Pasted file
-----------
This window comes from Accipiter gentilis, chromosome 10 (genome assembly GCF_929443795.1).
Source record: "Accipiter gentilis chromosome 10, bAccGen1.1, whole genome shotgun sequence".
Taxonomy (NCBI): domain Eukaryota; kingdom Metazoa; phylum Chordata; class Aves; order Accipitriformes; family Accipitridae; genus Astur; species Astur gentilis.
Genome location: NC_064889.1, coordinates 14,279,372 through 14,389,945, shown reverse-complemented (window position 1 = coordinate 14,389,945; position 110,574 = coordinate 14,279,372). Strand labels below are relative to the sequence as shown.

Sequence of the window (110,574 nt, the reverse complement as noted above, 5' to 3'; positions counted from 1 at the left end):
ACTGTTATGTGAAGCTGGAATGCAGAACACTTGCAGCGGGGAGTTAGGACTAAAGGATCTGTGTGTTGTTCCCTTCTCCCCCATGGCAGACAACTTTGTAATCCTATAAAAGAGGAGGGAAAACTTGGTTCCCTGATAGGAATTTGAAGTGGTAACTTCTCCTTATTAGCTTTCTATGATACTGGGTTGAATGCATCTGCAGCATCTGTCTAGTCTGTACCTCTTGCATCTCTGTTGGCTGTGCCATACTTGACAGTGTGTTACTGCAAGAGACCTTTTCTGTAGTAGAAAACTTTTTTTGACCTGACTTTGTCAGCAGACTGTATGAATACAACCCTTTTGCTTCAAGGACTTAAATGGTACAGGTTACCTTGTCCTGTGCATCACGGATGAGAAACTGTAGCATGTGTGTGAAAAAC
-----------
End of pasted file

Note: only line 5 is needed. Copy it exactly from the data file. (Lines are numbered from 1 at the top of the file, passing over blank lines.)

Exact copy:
Sequence of the window (110,574 nt, the reverse complement as noted above, 5' to 3'; positions counted from 1 at the left end):